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Saudi Aramco is to push ahead with paying out $75bn in dividends this year, despite its profits plunging 73 per cent as the coronavirus pandemic caused demand for oil to plunge.
The huge shareholder payout, which mostly goes to the Saudi government, is crucial to managing the kingdom’s finances.
Profits plunged more than expected, dropping 73.4 per cent in the second quarter to 24.6 billion riyals (£5bn).
Chief executive Amin Nasser told reporters he had some signs that energy demand is beginning to rise again.
“Look at China, their gasoline and diesel demand is almost at pre-Covid 19 levels. We are seeing that Asia is picking up and other markets (too),” he said after announcing Aramco’s quarterly results.
“As countries ease the lockdown, we expect the demand to increase.”
The state-owned oil company said it is still pressing ahead with a $15bn deal to buy a stake in Reliance Industries’ chemicals business.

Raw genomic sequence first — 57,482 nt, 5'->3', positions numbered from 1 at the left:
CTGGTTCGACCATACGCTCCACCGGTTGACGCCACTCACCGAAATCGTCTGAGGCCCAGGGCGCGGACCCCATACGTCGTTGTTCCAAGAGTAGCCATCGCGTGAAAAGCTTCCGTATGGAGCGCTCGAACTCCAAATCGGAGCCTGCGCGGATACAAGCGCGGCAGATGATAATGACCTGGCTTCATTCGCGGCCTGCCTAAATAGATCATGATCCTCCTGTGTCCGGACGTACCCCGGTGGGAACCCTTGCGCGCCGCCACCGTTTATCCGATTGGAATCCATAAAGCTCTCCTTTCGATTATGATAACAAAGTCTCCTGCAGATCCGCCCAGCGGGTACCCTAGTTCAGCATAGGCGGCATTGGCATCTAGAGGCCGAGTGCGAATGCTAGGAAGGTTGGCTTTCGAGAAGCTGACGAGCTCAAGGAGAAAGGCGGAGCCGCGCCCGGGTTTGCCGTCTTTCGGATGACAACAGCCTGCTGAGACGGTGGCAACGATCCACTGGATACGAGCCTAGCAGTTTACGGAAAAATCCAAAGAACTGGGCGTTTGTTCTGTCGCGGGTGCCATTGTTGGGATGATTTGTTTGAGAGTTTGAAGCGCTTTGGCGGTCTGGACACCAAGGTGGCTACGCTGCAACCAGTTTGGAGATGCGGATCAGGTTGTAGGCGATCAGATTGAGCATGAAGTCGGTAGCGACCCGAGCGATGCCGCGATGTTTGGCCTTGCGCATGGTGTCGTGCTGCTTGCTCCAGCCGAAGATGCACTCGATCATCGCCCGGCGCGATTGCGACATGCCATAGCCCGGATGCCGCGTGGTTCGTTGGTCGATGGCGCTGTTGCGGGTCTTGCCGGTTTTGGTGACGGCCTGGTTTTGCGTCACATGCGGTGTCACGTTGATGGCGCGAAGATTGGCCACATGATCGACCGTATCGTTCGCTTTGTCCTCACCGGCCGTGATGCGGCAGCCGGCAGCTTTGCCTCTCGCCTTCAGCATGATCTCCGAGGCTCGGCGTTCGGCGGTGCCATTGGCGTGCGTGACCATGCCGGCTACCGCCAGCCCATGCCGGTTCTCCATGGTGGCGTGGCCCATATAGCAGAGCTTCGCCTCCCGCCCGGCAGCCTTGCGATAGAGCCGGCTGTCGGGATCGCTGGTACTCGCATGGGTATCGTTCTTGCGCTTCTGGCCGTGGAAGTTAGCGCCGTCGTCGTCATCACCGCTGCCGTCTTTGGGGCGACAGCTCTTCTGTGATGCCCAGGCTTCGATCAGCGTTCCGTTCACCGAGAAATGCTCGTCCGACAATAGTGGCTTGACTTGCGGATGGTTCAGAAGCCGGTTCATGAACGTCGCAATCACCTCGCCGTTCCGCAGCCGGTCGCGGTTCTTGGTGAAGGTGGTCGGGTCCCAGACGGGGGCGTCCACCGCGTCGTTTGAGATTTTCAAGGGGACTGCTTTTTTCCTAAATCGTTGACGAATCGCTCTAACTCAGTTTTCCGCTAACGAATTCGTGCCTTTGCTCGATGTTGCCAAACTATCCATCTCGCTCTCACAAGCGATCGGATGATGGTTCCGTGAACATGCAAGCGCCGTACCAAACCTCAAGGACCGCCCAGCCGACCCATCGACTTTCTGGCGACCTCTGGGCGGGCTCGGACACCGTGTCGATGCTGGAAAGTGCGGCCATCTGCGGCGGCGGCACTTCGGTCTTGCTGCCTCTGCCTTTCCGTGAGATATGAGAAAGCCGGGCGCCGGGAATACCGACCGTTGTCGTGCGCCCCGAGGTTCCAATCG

“We are still in discussion with Reliance,” Aramco Chief Executive Officer Amin Nasser said on a call with reporters on Sunday. “The work is still on. We will update our shareholders in due course about the Reliance deal.”
The reliance conglomerate is owned by Indian businessman Mukesh Ambani, the world’s fourth-richest person with wealth estimated at $80bn.
Oil companies have had a challenging year of tumbling prices as travel has been curtailed and industries shut down because of Covid-19.
Earlier this month, BP cut its dividend for the first time since the Deepwater Horizon disaster a decade ago, while Royal Dutch Shell cut its dividend for the first time since the Second World War.
BP also laid out plans to cut oil and gas production by 40 per cent this decade as it speeds up the transition away from fossil fuels towards renewable energy.
The move added to pressure on other oil majors to publish their own plans.